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Biogeography of goby lineages (Gobiiformes: Gobioidei): origin, invasions and extinction throughout the Cenozoic
- Thacker, Christine E.
- Journal of biogeography 2015 v.42 no.9 pp. 1615-1625
- Gobiidae, biogeography, extinction, fossils, founder effect, geomorphology, models, phylogeny, Caribbean, Indian Ocean, Pacific Rim, Panama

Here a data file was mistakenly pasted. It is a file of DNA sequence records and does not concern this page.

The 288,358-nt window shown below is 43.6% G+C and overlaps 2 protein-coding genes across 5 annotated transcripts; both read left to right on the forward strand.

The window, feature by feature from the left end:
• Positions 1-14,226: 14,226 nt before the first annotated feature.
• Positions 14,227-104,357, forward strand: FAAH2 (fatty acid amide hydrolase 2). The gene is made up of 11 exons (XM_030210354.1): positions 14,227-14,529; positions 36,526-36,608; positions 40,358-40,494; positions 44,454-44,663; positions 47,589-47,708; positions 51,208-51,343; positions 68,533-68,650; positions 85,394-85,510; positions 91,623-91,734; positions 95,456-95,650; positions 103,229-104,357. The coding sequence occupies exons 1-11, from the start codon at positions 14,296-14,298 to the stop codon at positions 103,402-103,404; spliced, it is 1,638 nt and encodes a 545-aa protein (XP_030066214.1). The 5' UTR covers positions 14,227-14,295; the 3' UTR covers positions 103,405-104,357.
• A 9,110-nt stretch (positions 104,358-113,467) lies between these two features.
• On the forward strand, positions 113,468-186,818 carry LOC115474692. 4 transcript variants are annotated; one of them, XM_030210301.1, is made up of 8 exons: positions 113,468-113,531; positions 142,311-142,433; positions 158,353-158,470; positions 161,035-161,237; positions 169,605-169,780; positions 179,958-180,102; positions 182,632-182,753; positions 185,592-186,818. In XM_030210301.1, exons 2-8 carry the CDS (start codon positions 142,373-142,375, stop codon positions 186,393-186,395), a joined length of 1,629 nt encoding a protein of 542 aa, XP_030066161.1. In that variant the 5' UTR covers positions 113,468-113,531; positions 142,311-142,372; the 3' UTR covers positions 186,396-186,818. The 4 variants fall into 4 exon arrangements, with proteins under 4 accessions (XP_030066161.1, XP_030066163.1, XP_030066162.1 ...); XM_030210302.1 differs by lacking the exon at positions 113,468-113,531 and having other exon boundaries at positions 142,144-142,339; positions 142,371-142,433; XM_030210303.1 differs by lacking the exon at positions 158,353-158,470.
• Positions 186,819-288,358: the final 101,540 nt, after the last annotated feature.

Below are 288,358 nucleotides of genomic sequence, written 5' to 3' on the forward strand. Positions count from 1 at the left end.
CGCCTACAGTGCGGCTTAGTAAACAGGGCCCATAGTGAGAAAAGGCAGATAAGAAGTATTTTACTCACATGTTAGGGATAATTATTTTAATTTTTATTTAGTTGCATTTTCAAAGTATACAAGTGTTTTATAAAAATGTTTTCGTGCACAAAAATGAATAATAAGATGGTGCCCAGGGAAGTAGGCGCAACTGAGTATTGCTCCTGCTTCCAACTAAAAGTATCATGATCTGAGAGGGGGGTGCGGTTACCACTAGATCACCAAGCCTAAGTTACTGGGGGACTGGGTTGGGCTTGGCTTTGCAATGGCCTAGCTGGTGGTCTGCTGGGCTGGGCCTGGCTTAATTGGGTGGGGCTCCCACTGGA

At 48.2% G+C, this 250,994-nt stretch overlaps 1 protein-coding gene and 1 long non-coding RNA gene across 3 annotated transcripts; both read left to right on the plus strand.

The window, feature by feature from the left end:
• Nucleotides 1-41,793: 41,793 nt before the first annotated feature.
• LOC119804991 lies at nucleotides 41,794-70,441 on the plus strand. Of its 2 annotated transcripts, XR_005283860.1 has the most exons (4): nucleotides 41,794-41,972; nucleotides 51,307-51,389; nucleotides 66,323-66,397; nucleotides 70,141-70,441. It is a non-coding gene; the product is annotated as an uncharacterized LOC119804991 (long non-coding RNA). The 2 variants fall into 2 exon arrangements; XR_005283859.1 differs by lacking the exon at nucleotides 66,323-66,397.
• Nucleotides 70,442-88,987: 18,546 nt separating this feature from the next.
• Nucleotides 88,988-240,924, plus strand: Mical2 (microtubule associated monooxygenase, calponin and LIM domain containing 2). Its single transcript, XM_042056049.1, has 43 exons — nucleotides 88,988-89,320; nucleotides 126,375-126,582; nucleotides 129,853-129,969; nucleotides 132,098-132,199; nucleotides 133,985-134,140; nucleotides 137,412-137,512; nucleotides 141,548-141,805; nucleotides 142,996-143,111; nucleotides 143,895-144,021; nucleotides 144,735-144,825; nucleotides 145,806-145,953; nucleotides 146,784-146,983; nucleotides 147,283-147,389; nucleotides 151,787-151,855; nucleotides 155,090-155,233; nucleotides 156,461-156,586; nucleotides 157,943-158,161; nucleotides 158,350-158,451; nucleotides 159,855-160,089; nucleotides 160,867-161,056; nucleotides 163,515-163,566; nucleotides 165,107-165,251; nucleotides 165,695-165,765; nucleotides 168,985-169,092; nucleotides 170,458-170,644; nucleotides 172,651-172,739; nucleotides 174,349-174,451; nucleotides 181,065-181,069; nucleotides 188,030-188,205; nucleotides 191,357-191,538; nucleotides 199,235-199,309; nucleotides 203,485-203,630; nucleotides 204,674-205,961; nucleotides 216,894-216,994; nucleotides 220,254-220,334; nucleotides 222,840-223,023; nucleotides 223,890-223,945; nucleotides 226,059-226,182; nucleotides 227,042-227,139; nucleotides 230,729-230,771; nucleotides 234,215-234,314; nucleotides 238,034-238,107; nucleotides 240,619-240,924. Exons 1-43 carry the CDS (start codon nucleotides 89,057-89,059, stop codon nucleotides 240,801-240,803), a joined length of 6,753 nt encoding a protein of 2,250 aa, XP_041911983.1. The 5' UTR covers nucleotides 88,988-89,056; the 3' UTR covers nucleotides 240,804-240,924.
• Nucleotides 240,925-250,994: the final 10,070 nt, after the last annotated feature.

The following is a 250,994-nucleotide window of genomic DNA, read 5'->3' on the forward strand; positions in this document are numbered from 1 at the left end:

- AIM: To combine a time‐calibrated phylogeny with distributional, fossil and geomorphological data to infer the patterns of lineage origins and biogeography among gobies. LOCATION: Global marine areas (Indo‐West Pacific, Western Indian Ocean, Mediterranean, Atlantic and Eastern Pacific) throughout the Cenozoic. METHODS: I inferred a molecular phylogeny using beast, simultaneously calibrating nodes for Gobiidae, Gobionellidae and their combined clade. I used that phylogeny, coupled with current range data, to reconstruct historical distributions with the R module BioGeoBEARS under both a dispersal, extinction and cladogenesis (DEC) model and an augmented model including founder effect speciation (DEC+J). I then compared model fits for placing the ancestral node of Gobiidae + Gobiidae at varying reef hotspots throughout the Cenozoic: the West Tethys (Mediterranean), Western Indian Ocean or Indo‐West Pacific. RESULTS: Goby lineages arose over a 12–13 million year period in the late Eocene, followed by repeated invasions of the Eastern Pacific, Atlantic and Mediterranean from an ancestral Indo‐West Pacific distribution. Optimization with DEC+J is preferred to DEC, but constraining the root of the phylogeny with a West Tethyan (Mediterranean) or Western Indian Ocean distribution does not result in significantly different model fits under DEC+J. MAIN CONCLUSIONS: In Gobiidae, several lineages migrated through the West Tethys to the Atlantic, followed by extinction in the Mediterranean. In contrast, lineages of Gobionellidae in the Mediterranean did not spread beyond the eastern North Atlantic. Gobionellidae invaded the Eastern Pacific by distinct routes in different lineages, either from the Caribbean through the open Isthmus of Panama or around the northern Pacific Rim. Eastern Pacific Gobiidae are younger and derived from tropical Atlantic clades. Although the reconstructed ancestral area of gobies is the Indo‐West Pacific, fossils indicate that gobioids were present in the West Tethys region throughout the Oligocene and Miocene, including taxa that are not known from that area today.